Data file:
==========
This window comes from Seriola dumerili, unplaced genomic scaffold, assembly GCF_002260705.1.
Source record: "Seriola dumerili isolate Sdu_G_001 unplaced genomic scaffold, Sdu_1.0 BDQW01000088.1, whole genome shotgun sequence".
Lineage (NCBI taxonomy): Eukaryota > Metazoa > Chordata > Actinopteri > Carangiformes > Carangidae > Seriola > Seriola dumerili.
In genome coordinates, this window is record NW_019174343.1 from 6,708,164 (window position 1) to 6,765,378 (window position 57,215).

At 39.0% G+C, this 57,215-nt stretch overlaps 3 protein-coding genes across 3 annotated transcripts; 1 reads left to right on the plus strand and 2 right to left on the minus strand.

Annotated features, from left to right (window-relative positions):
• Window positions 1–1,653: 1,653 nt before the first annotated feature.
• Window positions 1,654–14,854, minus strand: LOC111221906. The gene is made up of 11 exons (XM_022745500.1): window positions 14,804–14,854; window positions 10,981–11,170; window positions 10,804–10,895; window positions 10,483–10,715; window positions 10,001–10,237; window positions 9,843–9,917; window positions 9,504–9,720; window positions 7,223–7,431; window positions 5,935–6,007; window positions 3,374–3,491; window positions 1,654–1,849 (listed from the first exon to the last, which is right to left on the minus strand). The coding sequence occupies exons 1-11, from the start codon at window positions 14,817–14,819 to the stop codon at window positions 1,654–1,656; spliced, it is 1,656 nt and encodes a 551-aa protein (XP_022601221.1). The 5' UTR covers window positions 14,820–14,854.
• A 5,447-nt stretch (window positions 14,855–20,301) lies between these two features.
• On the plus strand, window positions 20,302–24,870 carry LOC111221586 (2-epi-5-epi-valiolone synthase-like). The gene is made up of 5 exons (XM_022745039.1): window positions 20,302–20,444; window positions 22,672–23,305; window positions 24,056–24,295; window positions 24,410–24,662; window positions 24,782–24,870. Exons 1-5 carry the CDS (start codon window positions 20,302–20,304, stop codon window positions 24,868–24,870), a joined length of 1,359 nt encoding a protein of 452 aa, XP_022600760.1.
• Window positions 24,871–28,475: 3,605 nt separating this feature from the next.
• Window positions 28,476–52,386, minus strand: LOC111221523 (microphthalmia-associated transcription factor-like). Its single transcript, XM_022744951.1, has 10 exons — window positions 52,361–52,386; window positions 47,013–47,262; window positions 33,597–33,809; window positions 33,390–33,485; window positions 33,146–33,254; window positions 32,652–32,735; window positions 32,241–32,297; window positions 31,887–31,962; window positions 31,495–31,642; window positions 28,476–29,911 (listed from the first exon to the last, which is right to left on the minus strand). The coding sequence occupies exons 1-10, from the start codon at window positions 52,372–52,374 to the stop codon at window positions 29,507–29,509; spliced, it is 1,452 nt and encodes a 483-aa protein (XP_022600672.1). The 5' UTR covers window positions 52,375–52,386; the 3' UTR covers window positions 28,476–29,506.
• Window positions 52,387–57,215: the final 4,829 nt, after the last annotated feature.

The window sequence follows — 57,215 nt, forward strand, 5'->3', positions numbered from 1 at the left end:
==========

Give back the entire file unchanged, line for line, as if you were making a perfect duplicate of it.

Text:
This window comes from Seriola dumerili, unplaced genomic scaffold, assembly GCF_002260705.1.
Source record: "Seriola dumerili isolate Sdu_G_001 unplaced genomic scaffold, Sdu_1.0 BDQW01000088.1, whole genome shotgun sequence".
Lineage (NCBI taxonomy): Eukaryota > Metazoa > Chordata > Actinopteri > Carangiformes > Carangidae > Seriola > Seriola dumerili.
In genome coordinates, this window is record NW_019174343.1 from 6,708,164 (window position 1) to 6,765,378 (window position 57,215).

At 39.0% G+C, this 57,215-nt stretch overlaps 3 protein-coding genes across 3 annotated transcripts; 1 reads left to right on the plus strand and 2 right to left on the minus strand.

Annotated features, from left to right (window-relative positions):
• Window positions 1–1,653: 1,653 nt before the first annotated feature.
• Window positions 1,654–14,854, minus strand: LOC111221906. The gene is made up of 11 exons (XM_022745500.1): window positions 14,804–14,854; window positions 10,981–11,170; window positions 10,804–10,895; window positions 10,483–10,715; window positions 10,001–10,237; window positions 9,843–9,917; window positions 9,504–9,720; window positions 7,223–7,431; window positions 5,935–6,007; window positions 3,374–3,491; window positions 1,654–1,849 (listed from the first exon to the last, which is right to left on the minus strand). The coding sequence occupies exons 1-11, from the start codon at window positions 14,817–14,819 to the stop codon at window positions 1,654–1,656; spliced, it is 1,656 nt and encodes a 551-aa protein (XP_022601221.1). The 5' UTR covers window positions 14,820–14,854.
• A 5,447-nt stretch (window positions 14,855–20,301) lies between these two features.
• On the plus strand, window positions 20,302–24,870 carry LOC111221586 (2-epi-5-epi-valiolone synthase-like). The gene is made up of 5 exons (XM_022745039.1): window positions 20,302–20,444; window positions 22,672–23,305; window positions 24,056–24,295; window positions 24,410–24,662; window positions 24,782–24,870. Exons 1-5 carry the CDS (start codon window positions 20,302–20,304, stop codon window positions 24,868–24,870), a joined length of 1,359 nt encoding a protein of 452 aa, XP_022600760.1.
• Window positions 24,871–28,475: 3,605 nt separating this feature from the next.
• Window positions 28,476–52,386, minus strand: LOC111221523 (microphthalmia-associated transcription factor-like). Its single transcript, XM_022744951.1, has 10 exons — window positions 52,361–52,386; window positions 47,013–47,262; window positions 33,597–33,809; window positions 33,390–33,485; window positions 33,146–33,254; window positions 32,652–32,735; window positions 32,241–32,297; window positions 31,887–31,962; window positions 31,495–31,642; window positions 28,476–29,911 (listed from the first exon to the last, which is right to left on the minus strand). The coding sequence occupies exons 1-10, from the start codon at window positions 52,372–52,374 to the stop codon at window positions 29,507–29,509; spliced, it is 1,452 nt and encodes a 483-aa protein (XP_022600672.1). The 5' UTR covers window positions 52,375–52,386; the 3' UTR covers window positions 28,476–29,506.
• Window positions 52,387–57,215: the final 4,829 nt, after the last annotated feature.

The window sequence follows — 57,215 nt, forward strand, 5'->3', positions numbered from 1 at the left end: